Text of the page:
Adenovirus infections are not systematically tracked in the United States, so it is not clear if there has been some recent rise in virus activity. In fact, adenoviruses are so common that researchers aren’t sure what to do to have them in these cases.
“If we start testing everyone for adenovirus, they will find a lot of children with it,” said Dr. Healy Bhatt, a pediatric gastroenterologist who treated two Minnesota children with liver problems.
One of them was a baby who came about five months ago with liver failure. Doctors couldn’t figure out why. Unfortunately, Bhatt said, “Having no reason is something that happens.” Experts estimate that approximately one-third of acute liver failure cases are unexplained.
Bhatt said the second child she saw fell ill last month. By then, health officials had drawn attention to the cases, and she and other doctors had begun going back and reviewing unexplained illnesses since October.
In fact, many of the cases that have been added to the tally in the past few weeks were not recent diseases, but earlier re-evaluated cases. About 10% of cases in the United States occurred in May, Butler said. He added that the rate appears to have been relatively flat since the fall.
Some scientists said it’s possible that doctors are just discovering a phenomenon that’s been going on for years.
Butler explained that the COVID-19 vaccination has been ruled out because “the vast majority of these children are not immunized.”
Scientists say previous infection with the coronavirus itself may be a factor.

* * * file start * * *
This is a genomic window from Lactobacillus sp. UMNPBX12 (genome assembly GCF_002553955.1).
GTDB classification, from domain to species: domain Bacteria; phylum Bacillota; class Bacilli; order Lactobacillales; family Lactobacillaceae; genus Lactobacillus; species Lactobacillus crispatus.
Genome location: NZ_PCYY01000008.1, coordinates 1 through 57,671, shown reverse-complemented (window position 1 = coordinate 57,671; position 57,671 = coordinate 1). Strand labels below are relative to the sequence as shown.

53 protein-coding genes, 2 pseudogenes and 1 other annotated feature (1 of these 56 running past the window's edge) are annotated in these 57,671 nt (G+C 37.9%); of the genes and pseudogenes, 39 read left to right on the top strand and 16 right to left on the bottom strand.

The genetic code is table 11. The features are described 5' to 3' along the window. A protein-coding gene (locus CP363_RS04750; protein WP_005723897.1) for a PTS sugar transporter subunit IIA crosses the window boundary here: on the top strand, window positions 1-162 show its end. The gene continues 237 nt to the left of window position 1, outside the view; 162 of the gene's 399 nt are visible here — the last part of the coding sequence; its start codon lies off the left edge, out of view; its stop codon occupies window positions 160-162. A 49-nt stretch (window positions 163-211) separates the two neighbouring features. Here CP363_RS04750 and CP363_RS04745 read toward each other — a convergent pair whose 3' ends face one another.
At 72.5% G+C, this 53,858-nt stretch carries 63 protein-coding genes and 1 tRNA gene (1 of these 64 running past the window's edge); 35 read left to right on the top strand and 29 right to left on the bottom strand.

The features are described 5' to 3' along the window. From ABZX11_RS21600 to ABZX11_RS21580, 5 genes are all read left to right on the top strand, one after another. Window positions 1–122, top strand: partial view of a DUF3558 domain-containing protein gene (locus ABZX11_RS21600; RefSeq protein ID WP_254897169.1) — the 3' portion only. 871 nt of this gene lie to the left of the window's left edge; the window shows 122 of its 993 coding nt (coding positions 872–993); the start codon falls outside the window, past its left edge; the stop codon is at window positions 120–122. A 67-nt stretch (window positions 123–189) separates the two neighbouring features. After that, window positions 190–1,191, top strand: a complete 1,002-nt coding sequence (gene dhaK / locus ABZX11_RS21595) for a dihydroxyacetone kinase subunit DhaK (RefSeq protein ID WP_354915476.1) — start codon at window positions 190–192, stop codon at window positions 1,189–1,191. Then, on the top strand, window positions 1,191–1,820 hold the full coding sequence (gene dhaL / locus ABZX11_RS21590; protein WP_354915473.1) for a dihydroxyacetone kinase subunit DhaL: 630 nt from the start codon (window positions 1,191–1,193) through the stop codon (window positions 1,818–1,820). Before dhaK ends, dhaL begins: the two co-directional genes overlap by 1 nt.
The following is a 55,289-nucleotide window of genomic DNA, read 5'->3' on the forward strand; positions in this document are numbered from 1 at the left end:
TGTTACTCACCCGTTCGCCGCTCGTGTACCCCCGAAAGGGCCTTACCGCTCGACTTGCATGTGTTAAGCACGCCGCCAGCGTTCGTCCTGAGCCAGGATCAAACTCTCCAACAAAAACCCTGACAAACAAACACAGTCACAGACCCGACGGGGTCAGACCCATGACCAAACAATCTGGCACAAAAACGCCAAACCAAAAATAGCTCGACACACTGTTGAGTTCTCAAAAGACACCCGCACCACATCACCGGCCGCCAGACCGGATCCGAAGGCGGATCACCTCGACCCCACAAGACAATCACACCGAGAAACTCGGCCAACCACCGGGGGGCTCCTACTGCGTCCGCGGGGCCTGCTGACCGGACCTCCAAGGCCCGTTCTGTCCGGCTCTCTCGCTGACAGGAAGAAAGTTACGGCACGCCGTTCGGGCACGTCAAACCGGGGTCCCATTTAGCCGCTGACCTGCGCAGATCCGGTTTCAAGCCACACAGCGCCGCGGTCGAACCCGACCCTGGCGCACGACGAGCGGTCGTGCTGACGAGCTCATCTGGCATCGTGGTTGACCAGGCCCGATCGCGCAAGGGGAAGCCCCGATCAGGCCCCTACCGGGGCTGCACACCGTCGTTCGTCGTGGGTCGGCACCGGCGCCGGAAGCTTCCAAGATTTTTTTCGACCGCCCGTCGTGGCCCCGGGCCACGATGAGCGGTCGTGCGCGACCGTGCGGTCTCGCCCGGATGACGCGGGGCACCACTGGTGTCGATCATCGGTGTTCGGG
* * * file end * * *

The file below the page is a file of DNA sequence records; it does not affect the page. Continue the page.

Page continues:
The Centers for Disease Control and Prevention (CDC) recently estimated that as of February, 75% of American children have been infected.
Health officials say only 10% to 15% of children with occult hepatitis have COVID-19, according to nasal swab tests taken when they are hospitalized.
But investigators are questioning previous infections with the Corona virus. It’s possible that coronavirus particles lurking in the gut play a role, said Peter Broden, a pediatric immunologist at Imperial College London.
In an article published earlier this month in the Lancet medical journal, Broden and another scientist suggested that a combination of the novel coronavirus and adenovirus infection could trigger an immune system reaction that’s harmful to the liver.
“I think it’s an unfortunate combination of circumstances that could explain that,” Broden told The Associated Press.
Butler said researchers have seen such complex reactions before, and investigators are discussing ways to better verify the hypothesis.
He said it “wasn’t beyond reasonableness at all”.
A preprint study by Case Western Reserve University, which has not yet been peer-reviewed, indicated that children who contracted COVID-19 were more likely to have liver damage.
Dr. Marcus Buchfelner, a pediatric infectious disease physician at the University of Alabama at Birmingham, participated in identifying the first cases in the United States in the fall.
He said the illnesses were “strange” and worrying. Six months later, “We don’t know exactly what we’re dealing with.”